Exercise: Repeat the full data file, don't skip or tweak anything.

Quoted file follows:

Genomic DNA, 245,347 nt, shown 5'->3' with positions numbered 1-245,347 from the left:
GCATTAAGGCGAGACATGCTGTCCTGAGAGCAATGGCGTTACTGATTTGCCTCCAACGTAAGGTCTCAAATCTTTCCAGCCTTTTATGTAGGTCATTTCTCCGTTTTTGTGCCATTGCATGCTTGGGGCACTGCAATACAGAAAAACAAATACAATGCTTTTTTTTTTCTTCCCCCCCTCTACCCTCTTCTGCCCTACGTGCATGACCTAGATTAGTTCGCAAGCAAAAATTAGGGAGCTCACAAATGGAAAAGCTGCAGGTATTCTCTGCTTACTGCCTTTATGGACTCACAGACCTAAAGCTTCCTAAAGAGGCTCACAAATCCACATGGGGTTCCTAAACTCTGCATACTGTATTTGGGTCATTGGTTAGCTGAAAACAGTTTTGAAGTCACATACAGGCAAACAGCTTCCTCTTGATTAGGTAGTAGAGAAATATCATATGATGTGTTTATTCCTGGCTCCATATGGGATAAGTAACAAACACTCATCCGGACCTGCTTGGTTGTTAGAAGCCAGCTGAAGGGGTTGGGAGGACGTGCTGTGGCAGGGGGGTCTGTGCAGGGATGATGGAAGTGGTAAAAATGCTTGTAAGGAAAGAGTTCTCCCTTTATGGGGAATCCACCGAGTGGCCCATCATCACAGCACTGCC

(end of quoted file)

Genomic DNA, 245,347 nt, shown 5'->3' with positions numbered 1-245,347 from the left:
GCATTAAGGCGAGACATGCTGTCCTGAGAGCAATGGCGTTACTGATTTGCCTCCAACGTAAGGTCTCAAATCTTTCCAGCCTTTTATGTAGGTCATTTCTCCGTTTTTGTGCCATTGCATGCTTGGGGCACTGCAATACAGAAAAACAAATACAATGCTTTTTTTTTTCTTCCCCCCCTCTACCCTCTTCTGCCCTACGTGCATGACCTAGATTAGTTCGCAAGCAAAAATTAGGGAGCTCACAAATGGAAAAGCTGCAGGTATTCTCTGCTTACTGCCTTTATGGACTCACAGACCTAAAGCTTCCTAAAGAGGCTCACAAATCCACATGGGGTTCCTAAACTCTGCATACTGTATTTGGGTCATTGGTTAGCTGAAAACAGTTTTGAAGTCACATACAGGCAAACAGCTTCCTCTTGATTAGGTAGTAGAGAAATATCATATGATGTGTTTATTCCTGGCTCCATATGGGATAAGTAACAAACACTCATCCGGACCTGCTTGGTTGTTAGAAGCCAGCTGAAGGGGTTGGGAGGACGTGCTGTGGCAGGGGGGTCTGTGCAGGGATGATGGAAGTGGTAAAAATGCTTGTAAGGAAAGAGTTCTCCCTTTATGGGGAATCCACCGAGTGGCCCATCATCACAGCACTGCC